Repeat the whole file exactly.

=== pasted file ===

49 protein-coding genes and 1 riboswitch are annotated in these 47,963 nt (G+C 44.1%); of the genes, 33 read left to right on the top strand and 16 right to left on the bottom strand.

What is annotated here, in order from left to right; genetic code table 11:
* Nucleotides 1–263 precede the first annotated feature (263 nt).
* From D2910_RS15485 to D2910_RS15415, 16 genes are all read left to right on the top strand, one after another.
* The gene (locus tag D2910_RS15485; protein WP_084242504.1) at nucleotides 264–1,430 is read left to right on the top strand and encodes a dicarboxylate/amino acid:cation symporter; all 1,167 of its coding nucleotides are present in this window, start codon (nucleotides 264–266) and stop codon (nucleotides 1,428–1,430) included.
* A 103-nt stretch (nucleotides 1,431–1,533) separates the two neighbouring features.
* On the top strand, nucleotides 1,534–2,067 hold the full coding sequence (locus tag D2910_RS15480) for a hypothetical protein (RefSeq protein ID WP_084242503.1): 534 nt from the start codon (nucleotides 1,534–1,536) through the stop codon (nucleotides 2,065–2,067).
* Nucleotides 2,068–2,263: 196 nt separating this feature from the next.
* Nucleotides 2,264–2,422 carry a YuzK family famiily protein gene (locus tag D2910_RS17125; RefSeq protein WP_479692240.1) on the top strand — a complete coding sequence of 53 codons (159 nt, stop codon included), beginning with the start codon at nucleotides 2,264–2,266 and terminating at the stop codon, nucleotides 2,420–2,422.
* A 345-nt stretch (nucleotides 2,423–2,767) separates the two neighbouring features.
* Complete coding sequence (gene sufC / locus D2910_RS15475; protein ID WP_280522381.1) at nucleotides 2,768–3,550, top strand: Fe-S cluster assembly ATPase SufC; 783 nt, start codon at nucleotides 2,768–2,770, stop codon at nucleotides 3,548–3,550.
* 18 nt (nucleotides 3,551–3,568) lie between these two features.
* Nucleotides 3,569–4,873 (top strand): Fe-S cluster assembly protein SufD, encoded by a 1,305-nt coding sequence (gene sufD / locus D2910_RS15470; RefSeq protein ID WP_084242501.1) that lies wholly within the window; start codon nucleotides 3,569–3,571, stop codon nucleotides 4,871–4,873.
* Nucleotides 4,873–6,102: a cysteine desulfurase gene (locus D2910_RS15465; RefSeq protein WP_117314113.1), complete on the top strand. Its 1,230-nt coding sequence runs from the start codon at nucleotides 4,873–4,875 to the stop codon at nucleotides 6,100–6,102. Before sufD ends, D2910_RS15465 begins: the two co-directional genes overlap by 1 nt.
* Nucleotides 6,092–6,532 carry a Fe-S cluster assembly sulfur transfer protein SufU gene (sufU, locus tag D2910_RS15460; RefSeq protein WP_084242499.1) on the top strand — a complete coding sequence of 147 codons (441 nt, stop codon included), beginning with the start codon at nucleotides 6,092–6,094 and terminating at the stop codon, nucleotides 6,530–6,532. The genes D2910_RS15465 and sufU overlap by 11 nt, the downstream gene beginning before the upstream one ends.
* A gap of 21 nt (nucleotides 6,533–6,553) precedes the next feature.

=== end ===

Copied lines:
49 protein-coding genes and 1 riboswitch are annotated in these 47,963 nt (G+C 44.1%); of the genes, 33 read left to right on the top strand and 16 right to left on the bottom strand.

What is annotated here, in order from left to right; genetic code table 11:
* Nucleotides 1–263 precede the first annotated feature (263 nt).
* From D2910_RS15485 to D2910_RS15415, 16 genes are all read left to right on the top strand, one after another.
* The gene (locus tag D2910_RS15485; protein WP_084242504.1) at nucleotides 264–1,430 is read left to right on the top strand and encodes a dicarboxylate/amino acid:cation symporter; all 1,167 of its coding nucleotides are present in this window, start codon (nucleotides 264–266) and stop codon (nucleotides 1,428–1,430) included.
* A 103-nt stretch (nucleotides 1,431–1,533) separates the two neighbouring features.
* On the top strand, nucleotides 1,534–2,067 hold the full coding sequence (locus tag D2910_RS15480) for a hypothetical protein (RefSeq protein ID WP_084242503.1): 534 nt from the start codon (nucleotides 1,534–1,536) through the stop codon (nucleotides 2,065–2,067).
* Nucleotides 2,068–2,263: 196 nt separating this feature from the next.
* Nucleotides 2,264–2,422 carry a YuzK family famiily protein gene (locus tag D2910_RS17125; RefSeq protein WP_479692240.1) on the top strand — a complete coding sequence of 53 codons (159 nt, stop codon included), beginning with the start codon at nucleotides 2,264–2,266 and terminating at the stop codon, nucleotides 2,420–2,422.
* A 345-nt stretch (nucleotides 2,423–2,767) separates the two neighbouring features.
* Complete coding sequence (gene sufC / locus D2910_RS15475; protein ID WP_280522381.1) at nucleotides 2,768–3,550, top strand: Fe-S cluster assembly ATPase SufC; 783 nt, start codon at nucleotides 2,768–2,770, stop codon at nucleotides 3,548–3,550.
* 18 nt (nucleotides 3,551–3,568) lie between these two features.
* Nucleotides 3,569–4,873 (top strand): Fe-S cluster assembly protein SufD, encoded by a 1,305-nt coding sequence (gene sufD / locus D2910_RS15470; RefSeq protein ID WP_084242501.1) that lies wholly within the window; start codon nucleotides 3,569–3,571, stop codon nucleotides 4,871–4,873.
* Nucleotides 4,873–6,102: a cysteine desulfurase gene (locus D2910_RS15465; RefSeq protein WP_117314113.1), complete on the top strand. Its 1,230-nt coding sequence runs from the start codon at nucleotides 4,873–4,875 to the stop codon at nucleotides 6,100–6,102. Before sufD ends, D2910_RS15465 begins: the two co-directional genes overlap by 1 nt.
* Nucleotides 6,092–6,532 carry a Fe-S cluster assembly sulfur transfer protein SufU gene (sufU, locus tag D2910_RS15460; RefSeq protein WP_084242499.1) on the top strand — a complete coding sequence of 147 codons (441 nt, stop codon included), beginning with the start codon at nucleotides 6,092–6,094 and terminating at the stop codon, nucleotides 6,530–6,532. The genes D2910_RS15465 and sufU overlap by 11 nt, the downstream gene beginning before the upstream one ends.
* A gap of 21 nt (nucleotides 6,533–6,553) precedes the next feature.